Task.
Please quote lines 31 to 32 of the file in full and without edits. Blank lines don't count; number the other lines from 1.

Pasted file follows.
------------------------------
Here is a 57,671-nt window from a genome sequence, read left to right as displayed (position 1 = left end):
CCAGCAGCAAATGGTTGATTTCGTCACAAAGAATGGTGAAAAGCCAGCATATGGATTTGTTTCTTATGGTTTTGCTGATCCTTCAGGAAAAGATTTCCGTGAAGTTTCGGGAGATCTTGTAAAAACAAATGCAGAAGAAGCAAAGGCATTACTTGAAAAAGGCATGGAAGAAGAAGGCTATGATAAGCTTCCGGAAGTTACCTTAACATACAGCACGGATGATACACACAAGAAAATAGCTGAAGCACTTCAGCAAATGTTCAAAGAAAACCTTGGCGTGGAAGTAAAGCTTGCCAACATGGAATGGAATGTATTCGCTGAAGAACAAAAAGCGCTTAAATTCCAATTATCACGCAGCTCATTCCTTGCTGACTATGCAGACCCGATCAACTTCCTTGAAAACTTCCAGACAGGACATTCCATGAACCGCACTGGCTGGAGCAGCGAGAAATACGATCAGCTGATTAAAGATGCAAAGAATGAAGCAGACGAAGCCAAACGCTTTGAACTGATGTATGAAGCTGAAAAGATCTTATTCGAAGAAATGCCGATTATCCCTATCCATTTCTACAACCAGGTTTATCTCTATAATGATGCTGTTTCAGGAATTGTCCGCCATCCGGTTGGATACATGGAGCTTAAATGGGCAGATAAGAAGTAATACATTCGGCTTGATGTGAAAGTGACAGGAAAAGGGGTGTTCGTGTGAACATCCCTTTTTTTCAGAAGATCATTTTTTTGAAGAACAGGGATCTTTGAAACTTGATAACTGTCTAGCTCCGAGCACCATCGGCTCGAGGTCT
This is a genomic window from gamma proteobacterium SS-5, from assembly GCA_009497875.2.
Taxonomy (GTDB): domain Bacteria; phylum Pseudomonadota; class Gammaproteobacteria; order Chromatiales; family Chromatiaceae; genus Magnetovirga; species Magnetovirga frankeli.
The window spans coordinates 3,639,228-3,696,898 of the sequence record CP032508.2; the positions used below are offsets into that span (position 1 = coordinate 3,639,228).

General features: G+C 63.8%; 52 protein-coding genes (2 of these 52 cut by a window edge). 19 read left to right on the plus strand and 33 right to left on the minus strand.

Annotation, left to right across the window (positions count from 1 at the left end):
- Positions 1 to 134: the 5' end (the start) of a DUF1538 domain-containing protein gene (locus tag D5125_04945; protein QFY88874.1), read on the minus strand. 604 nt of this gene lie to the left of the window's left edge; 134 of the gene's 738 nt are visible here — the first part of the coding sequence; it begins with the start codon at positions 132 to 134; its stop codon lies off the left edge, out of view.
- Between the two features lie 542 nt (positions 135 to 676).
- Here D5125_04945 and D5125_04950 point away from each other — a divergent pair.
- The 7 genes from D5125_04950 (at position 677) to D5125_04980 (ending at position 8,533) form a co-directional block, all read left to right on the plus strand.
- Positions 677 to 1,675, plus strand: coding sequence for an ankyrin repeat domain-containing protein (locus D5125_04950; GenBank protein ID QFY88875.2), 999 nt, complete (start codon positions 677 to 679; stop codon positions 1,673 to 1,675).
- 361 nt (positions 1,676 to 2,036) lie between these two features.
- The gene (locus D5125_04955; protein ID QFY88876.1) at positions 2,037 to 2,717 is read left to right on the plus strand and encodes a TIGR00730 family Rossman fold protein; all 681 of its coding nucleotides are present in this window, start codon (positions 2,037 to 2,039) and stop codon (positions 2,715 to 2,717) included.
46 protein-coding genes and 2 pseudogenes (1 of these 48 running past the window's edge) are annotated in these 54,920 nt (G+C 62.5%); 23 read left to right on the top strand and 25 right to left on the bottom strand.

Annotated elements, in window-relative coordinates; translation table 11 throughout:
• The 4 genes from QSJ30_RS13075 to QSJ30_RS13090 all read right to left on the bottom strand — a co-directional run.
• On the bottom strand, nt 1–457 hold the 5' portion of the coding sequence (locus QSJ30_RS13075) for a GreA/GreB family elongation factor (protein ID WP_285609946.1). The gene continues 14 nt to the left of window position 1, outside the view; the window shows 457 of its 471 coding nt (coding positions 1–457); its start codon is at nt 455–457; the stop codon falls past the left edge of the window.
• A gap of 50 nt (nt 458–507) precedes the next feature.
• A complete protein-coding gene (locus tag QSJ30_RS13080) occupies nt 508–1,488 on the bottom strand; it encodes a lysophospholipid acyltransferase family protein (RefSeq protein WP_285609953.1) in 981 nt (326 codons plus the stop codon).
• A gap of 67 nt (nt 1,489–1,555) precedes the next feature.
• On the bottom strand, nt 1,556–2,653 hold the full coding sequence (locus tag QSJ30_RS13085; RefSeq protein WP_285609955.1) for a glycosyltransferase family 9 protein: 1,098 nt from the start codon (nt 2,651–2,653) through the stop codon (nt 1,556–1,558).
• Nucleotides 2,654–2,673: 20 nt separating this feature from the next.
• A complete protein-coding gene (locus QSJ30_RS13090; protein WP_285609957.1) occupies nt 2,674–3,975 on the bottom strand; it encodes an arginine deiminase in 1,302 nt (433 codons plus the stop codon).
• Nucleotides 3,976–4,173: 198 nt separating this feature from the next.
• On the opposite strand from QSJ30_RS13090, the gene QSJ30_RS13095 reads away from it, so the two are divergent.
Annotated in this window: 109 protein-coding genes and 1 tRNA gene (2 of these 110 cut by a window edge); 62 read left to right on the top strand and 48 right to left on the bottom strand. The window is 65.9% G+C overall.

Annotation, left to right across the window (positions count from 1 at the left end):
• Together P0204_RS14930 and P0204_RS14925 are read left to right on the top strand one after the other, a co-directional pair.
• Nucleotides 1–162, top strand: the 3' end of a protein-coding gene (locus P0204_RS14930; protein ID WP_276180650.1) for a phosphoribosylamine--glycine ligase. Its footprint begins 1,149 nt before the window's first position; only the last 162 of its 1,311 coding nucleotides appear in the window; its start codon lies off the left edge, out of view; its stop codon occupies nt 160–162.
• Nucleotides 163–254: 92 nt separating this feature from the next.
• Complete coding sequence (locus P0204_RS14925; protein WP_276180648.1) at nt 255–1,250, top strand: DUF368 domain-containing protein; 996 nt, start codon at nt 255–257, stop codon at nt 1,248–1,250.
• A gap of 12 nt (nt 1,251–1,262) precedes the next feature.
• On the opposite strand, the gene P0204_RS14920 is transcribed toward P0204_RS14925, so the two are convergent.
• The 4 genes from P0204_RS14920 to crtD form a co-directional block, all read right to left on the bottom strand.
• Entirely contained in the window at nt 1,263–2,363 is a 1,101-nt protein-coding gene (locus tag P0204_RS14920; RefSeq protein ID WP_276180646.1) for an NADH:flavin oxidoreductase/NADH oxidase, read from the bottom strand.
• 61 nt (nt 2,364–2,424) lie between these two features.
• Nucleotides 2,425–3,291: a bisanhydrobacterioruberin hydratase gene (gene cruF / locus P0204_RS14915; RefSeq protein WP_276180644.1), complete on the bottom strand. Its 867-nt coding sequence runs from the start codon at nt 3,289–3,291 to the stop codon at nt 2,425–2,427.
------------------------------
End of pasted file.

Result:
• Nucleotides 163–254: 92 nt separating this feature from the next.
• Complete coding sequence (locus P0204_RS14925; protein WP_276180648.1) at nt 255–1,250, top strand: DUF368 domain-containing protein; 996 nt, start codon at nt 255–257, stop codon at nt 1,248–1,250.